Arkells – Morning Report

Arkells (Photo courtesy of Auteur Research)
(Photo courtesy of Auteur Research)

Looking back to their 2008 debut record Jackson Square, The Arkells have come a long way. And deservingly so; the five friends from Hamilton have worked hard to get to where they are. So after three solid records, each one slightly different, yet still as great as the last, they’ve found some leeway to try out new things and twist their sound in different directions. Fast forward eight years and that’s where you’ll find the Arkells: in a slightly different place with their fourth record Morning Report.

If you’ve been keeping up with their singles over the past few months, you would already know that; poking fun at rich kids with their pseudo-’80s piano pop tune “Private School”, soul/gospel/southern pop “Drake’s Dad”, and the ’90s-stadium rock tune “Making Due” are clear indicators of their drifting sound. More synthesizers, slick guitar effects, and polished production make up a large chunk of Morning Report – which is both good and bad.

In a nutshell, that is probably the best way to describe the new record: “both good and bad”. With a select handful of smart hits finding their way in the track listing, but also a large portion of clean misses scattered throughout, Morning Report is by no means the band’s best work.

With most of their previous discography animated by their college-rock energy and consistently upbeat indie rock swagger, most of Morning Report seems to be missing their hit-making recipe. The always charismatic frontman Max Kerman seems to have chosen slow and slick over his usual electrifying singing style. What might work well during their live performances seems to lose its touch on record, such as the gospel-R&B opening of “Drake’s Dad” (which took almost two minutes to establish any sort of pulse), the sluggish chorus of “Private School”, the sappy synth-pop tune “My Heart is Always Ours” (where Kerman seems to aim outside his usual register), and also the emotional, depressing ballad “Passenger Seat”. Nevertheless, Kerman finds his sweet spot with his newly found, slow, pseudo-crooner style on the album closing ballad “Hangs on the Moon”, serenading fans with an emotive, lullaby-esque ballad helping Morning Report end on a strong note.

Although most of the track list struggles to stand out, especially in relation to the rest of their discography, tracks such as “A Little Rain (A Song for Pete)” and funky dance number “Hung Up” are solid Arkells hits all the way through. Also, to be fair, a decent number of songs eventually pick up for the second half, such as “Drake’s Dad”, “Savannah”, “Come Back Home”, and “My Heart’s Always Yours” – but having to patiently await a saving grace a handful of times is never a good sign.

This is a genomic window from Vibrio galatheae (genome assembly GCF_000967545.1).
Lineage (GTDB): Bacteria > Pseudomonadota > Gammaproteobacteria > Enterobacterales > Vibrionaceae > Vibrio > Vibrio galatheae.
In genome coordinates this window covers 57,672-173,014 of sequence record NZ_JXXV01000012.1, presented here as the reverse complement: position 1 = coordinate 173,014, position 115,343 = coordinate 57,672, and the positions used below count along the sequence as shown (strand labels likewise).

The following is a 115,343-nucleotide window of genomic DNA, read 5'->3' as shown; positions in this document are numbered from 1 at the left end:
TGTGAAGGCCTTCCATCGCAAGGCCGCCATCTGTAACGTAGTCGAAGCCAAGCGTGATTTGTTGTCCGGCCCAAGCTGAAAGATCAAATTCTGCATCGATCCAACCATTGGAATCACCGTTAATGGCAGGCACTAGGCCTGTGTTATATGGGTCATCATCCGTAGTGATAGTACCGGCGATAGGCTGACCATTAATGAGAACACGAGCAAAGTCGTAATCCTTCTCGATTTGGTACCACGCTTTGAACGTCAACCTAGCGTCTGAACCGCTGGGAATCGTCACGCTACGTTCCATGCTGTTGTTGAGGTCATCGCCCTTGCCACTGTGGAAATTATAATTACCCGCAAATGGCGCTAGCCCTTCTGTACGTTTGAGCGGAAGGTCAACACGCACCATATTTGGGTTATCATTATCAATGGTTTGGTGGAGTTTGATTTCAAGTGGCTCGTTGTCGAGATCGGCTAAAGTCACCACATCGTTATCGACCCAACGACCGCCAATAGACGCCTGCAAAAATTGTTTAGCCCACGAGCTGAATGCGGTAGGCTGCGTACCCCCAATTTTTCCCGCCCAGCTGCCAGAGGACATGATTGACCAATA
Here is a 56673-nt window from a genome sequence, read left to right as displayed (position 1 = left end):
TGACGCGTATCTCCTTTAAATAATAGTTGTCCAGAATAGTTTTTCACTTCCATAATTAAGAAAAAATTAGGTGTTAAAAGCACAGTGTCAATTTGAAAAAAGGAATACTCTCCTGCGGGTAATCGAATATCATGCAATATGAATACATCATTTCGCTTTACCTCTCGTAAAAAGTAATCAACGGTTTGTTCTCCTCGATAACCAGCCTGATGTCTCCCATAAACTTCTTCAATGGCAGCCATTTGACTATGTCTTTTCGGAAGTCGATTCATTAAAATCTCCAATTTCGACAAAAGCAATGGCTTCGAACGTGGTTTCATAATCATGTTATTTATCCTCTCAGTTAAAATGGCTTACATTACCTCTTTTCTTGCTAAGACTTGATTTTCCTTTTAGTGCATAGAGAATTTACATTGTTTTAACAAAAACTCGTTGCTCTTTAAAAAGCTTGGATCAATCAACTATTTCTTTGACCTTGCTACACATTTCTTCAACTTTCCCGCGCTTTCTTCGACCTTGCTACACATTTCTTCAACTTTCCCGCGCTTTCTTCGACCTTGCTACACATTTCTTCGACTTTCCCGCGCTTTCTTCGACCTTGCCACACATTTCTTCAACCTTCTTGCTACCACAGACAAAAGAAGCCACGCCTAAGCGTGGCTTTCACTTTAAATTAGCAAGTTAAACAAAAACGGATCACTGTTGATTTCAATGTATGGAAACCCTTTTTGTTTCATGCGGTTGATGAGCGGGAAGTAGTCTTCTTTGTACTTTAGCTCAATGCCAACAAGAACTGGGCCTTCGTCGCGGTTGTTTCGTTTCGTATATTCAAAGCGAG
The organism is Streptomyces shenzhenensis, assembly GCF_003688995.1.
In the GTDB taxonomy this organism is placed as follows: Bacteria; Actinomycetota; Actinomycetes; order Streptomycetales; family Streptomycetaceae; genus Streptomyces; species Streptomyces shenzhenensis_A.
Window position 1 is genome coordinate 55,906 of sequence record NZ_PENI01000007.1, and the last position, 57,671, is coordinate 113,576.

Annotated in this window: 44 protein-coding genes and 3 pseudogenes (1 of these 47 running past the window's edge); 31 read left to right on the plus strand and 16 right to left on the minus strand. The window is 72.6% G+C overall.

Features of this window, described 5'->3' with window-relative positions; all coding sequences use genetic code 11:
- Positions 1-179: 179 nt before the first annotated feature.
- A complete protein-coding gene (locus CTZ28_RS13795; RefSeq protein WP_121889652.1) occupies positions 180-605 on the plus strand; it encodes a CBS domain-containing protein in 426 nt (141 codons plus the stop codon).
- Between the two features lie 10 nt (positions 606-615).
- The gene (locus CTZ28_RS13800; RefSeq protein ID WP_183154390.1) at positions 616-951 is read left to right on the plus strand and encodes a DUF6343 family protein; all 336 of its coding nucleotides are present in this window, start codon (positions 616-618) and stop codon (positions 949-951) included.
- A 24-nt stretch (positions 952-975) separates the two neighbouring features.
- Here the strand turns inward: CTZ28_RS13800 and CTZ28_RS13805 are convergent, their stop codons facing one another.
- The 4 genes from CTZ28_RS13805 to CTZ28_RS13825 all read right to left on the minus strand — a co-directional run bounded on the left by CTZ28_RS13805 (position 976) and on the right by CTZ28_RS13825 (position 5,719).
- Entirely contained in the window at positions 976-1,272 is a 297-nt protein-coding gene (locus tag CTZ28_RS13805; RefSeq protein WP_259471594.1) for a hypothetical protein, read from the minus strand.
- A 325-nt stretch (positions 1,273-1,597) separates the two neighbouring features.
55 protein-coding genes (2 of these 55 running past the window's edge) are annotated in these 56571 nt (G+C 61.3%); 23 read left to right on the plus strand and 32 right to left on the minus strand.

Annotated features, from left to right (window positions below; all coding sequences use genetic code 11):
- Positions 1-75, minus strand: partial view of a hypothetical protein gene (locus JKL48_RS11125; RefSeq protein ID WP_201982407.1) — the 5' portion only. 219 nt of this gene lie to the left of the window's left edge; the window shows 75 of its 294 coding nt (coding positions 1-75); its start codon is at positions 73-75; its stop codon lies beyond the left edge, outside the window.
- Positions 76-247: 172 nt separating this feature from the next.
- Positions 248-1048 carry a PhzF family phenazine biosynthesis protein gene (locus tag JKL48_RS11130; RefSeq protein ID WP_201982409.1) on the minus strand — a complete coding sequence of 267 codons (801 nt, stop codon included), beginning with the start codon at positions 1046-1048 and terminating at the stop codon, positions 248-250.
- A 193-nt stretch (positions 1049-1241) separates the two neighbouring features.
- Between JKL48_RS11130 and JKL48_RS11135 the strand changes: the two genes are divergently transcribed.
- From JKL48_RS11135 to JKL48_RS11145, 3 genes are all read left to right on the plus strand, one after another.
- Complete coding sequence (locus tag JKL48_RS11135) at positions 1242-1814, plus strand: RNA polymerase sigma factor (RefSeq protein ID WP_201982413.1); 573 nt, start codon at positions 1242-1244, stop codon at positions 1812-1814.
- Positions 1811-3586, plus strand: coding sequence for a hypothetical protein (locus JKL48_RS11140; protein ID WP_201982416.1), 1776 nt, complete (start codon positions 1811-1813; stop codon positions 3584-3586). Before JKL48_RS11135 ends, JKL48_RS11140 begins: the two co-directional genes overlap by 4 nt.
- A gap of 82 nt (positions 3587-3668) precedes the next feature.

Fortunately, the Arkells have stayed true to their entertaining storytelling aspect of their songwriting, and lyrically, the album is quite a bit of fun. From the drunken antics with Drake’s dad, the playful teasing in “Private School”, and searching for good in “A Little Rain (A Song for Pete)”, the Hamilton boys have some fun to share. And like any Arkells’ album, there are a healthy dose of songs about love and heartbreak (about six out of twelve tracks).

For an album that has had such a large amount of hype and attention leading up to its release, it was certainly disappointing. It falls short of their true potential, lacking the energy and spirit found throughout the rest of their discography, and although they were smart in choosing to try something new and evolve their sound, their good intentions unfortunately fizzled out much too early. Nevertheless, the Arkells are masters of live performances, and although quite a few things seemed to have missed the target on record, it would be of no surprise that the songs of Morning Report have another dimension that can only be reached from within the realm of an Arkells concert. Otherwise, Morning Report will most likely drift to the bottom of their discography.

for effort, B- for the result.

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